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Monday 20 February 2017

Pig farmers under pressure as rise in the price of grain increases again

Michael McKeon

Published 31/08/2010 | 05:00

THE PIG industry is again suffering financial pressure as a result of the fastest rise in wheat prices since 1973 (there was a €57/t rise in July).

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This is due to adverse weather conditions producing wheat yield concerns in three of the world's six biggest wheat exporters, Russia, Ukraine and Kazakhstan. The US, the EU and Argentina are the remaining three. This has led to an export ban in Russia and export restrictions in the Ukraine, which has caused considerable speculation in the international grain market. Increased investment fund activity and a weaker US dollar over the last few weeks have further increased volatility in the market.

The impact of this on the Irish pig producer is that feed prices, which account for 65-70pc of the total cost of production, have recently risen by €10-15/t and are at risk of another imminent rise -- the current average feed price per kg deadweight is 89c (Teagasc Feed Monitor, August 2010).

The timing of these rises is unfortunate as the industry had just returned to profitability after a number of setbacks in recent years, including high prices in 2007-2008, the dioxin scare and a sustained poor pig price.

The current difficulty is compounded by the fact that the outlook for the grain market during the spring was for the grain harvest price trend to continue at the recent low level, albeit with a slight rise. This has resulted in most pig producers who are home compounding now having no forward grain contracts in place.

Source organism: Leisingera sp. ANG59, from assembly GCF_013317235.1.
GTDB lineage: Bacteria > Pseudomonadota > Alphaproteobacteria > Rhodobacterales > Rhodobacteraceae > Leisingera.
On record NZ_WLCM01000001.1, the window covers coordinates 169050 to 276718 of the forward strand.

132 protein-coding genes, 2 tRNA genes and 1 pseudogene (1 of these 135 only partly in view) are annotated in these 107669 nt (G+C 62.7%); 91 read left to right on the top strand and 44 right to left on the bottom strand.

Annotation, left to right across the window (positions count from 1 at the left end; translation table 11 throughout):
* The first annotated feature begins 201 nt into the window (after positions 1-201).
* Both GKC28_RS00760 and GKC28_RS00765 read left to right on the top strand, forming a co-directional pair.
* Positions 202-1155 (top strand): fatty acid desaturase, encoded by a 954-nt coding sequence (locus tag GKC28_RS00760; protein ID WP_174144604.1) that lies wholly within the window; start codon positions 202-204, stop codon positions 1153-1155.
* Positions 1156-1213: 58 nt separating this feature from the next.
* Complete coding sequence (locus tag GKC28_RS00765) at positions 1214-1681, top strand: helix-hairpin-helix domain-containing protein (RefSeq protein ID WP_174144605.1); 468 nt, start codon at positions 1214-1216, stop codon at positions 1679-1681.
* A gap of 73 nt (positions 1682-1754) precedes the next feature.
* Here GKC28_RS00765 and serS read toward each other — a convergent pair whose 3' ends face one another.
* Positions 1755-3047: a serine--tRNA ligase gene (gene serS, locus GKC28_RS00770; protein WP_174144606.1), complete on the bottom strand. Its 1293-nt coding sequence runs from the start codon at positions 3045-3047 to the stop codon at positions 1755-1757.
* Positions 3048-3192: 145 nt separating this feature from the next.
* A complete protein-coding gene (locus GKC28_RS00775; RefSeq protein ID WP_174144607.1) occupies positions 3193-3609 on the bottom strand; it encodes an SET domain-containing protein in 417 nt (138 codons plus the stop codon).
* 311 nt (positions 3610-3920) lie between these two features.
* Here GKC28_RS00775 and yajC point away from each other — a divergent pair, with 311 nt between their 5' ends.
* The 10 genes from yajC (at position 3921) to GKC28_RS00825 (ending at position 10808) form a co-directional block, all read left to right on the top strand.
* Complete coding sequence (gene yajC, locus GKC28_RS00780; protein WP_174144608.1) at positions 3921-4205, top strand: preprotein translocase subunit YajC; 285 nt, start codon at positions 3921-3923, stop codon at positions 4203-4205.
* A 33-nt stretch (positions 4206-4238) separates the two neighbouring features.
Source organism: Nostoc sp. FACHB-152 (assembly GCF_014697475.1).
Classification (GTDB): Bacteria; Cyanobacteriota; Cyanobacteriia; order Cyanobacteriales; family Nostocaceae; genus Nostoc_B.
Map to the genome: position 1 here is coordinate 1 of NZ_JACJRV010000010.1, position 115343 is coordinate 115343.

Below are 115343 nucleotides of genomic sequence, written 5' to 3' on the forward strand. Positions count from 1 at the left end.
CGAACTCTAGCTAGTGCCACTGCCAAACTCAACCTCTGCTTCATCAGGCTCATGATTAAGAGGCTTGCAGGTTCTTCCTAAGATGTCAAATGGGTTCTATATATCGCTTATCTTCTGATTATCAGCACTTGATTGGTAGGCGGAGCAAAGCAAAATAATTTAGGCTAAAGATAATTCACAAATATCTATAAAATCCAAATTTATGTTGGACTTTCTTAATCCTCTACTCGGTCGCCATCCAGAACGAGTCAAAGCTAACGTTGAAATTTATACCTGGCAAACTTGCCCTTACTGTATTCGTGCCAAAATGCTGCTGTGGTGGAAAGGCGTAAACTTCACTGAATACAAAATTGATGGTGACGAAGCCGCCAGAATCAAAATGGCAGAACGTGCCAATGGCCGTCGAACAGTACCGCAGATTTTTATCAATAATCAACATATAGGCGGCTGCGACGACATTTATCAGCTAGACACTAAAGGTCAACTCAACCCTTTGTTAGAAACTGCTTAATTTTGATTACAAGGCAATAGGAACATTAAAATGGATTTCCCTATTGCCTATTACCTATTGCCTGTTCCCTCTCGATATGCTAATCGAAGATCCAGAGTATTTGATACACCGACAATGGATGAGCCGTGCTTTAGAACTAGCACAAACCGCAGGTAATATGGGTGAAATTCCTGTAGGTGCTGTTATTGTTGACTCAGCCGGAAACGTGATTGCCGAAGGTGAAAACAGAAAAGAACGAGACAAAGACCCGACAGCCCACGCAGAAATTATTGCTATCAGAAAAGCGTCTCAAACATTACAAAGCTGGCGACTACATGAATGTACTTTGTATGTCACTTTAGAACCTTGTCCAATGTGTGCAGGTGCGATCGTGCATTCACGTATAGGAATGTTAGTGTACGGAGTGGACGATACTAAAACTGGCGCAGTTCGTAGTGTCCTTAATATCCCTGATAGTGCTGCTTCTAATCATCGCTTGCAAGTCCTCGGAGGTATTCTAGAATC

However, the situation today does not look as bleak as in the 2007-2008 season when feed prices soared. Although world wheat stocks are projected to be 12.3m tonnes lower than last year, at 175m tonnes they are forecast to be 50m tonnes higher than in 2007-2008 (USDA). In addition, the reduced level of wheat exports from the Black Sea area (Russia, Ukraine and Kazakhstan) is expected to be offset by increased exports from the EU, Australia and US (+15pc). This is already in evidence with Egypt, the world's biggest wheat importer, recently switching its imports from the traditional Black Sea area to the US and Argentina for the first time in a year.

Over the next few weeks the bulk of the harvest in the EU and Black Sea region will be completed and the projections for the US maize crop (wheat substitute) will have hardened. This accurate data will help to reduce some of the speculation in the market and hopefully allow grain prices to reduce from their present panicked high to more realistic levels.

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